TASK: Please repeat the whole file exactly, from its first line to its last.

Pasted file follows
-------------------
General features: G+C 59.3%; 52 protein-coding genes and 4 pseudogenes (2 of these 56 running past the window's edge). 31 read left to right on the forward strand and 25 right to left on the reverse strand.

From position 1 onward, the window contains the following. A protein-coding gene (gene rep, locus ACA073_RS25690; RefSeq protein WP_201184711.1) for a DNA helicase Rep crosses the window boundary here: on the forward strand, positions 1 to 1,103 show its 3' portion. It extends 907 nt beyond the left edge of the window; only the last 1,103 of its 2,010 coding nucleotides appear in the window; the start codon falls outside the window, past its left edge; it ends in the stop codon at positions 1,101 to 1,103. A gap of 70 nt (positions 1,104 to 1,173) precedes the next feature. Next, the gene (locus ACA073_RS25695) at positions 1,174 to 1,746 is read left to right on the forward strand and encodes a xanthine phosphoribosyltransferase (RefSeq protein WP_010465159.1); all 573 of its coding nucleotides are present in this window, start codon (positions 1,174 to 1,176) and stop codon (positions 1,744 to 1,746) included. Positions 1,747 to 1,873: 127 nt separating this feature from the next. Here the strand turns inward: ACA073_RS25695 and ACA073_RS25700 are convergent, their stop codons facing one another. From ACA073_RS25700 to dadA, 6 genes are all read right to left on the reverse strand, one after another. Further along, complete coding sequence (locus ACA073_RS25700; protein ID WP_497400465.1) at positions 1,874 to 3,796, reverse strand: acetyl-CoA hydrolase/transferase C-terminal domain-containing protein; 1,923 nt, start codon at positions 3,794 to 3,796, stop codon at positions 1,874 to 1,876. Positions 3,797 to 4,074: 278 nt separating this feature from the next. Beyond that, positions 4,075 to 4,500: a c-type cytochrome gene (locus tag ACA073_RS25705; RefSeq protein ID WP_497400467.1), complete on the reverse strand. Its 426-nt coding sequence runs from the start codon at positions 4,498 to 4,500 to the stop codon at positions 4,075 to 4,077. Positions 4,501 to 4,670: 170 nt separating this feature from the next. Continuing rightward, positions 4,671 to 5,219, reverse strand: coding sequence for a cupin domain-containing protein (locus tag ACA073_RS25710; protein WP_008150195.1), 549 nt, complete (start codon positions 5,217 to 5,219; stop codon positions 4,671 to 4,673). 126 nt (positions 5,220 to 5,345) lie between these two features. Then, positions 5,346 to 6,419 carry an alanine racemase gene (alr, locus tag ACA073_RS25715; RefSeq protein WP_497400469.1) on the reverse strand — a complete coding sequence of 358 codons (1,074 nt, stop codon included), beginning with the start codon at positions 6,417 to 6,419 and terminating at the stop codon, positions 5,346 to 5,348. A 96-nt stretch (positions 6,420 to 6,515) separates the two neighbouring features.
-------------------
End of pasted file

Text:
General features: G+C 59.3%; 52 protein-coding genes and 4 pseudogenes (2 of these 56 running past the window's edge). 31 read left to right on the forward strand and 25 right to left on the reverse strand.

From position 1 onward, the window contains the following. A protein-coding gene (gene rep, locus ACA073_RS25690; RefSeq protein WP_201184711.1) for a DNA helicase Rep crosses the window boundary here: on the forward strand, positions 1 to 1,103 show its 3' portion. It extends 907 nt beyond the left edge of the window; only the last 1,103 of its 2,010 coding nucleotides appear in the window; the start codon falls outside the window, past its left edge; it ends in the stop codon at positions 1,101 to 1,103. A gap of 70 nt (positions 1,104 to 1,173) precedes the next feature. Next, the gene (locus ACA073_RS25695) at positions 1,174 to 1,746 is read left to right on the forward strand and encodes a xanthine phosphoribosyltransferase (RefSeq protein WP_010465159.1); all 573 of its coding nucleotides are present in this window, start codon (positions 1,174 to 1,176) and stop codon (positions 1,744 to 1,746) included. Positions 1,747 to 1,873: 127 nt separating this feature from the next. Here the strand turns inward: ACA073_RS25695 and ACA073_RS25700 are convergent, their stop codons facing one another. From ACA073_RS25700 to dadA, 6 genes are all read right to left on the reverse strand, one after another. Further along, complete coding sequence (locus ACA073_RS25700; protein ID WP_497400465.1) at positions 1,874 to 3,796, reverse strand: acetyl-CoA hydrolase/transferase C-terminal domain-containing protein; 1,923 nt, start codon at positions 3,794 to 3,796, stop codon at positions 1,874 to 1,876. Positions 3,797 to 4,074: 278 nt separating this feature from the next. Beyond that, positions 4,075 to 4,500: a c-type cytochrome gene (locus tag ACA073_RS25705; RefSeq protein ID WP_497400467.1), complete on the reverse strand. Its 426-nt coding sequence runs from the start codon at positions 4,498 to 4,500 to the stop codon at positions 4,075 to 4,077. Positions 4,501 to 4,670: 170 nt separating this feature from the next. Continuing rightward, positions 4,671 to 5,219, reverse strand: coding sequence for a cupin domain-containing protein (locus tag ACA073_RS25710; protein WP_008150195.1), 549 nt, complete (start codon positions 5,217 to 5,219; stop codon positions 4,671 to 4,673). 126 nt (positions 5,220 to 5,345) lie between these two features. Then, positions 5,346 to 6,419 carry an alanine racemase gene (alr, locus tag ACA073_RS25715; RefSeq protein WP_497400469.1) on the reverse strand — a complete coding sequence of 358 codons (1,074 nt, stop codon included), beginning with the start codon at positions 6,417 to 6,419 and terminating at the stop codon, positions 5,346 to 5,348. A 96-nt stretch (positions 6,420 to 6,515) separates the two neighbouring features.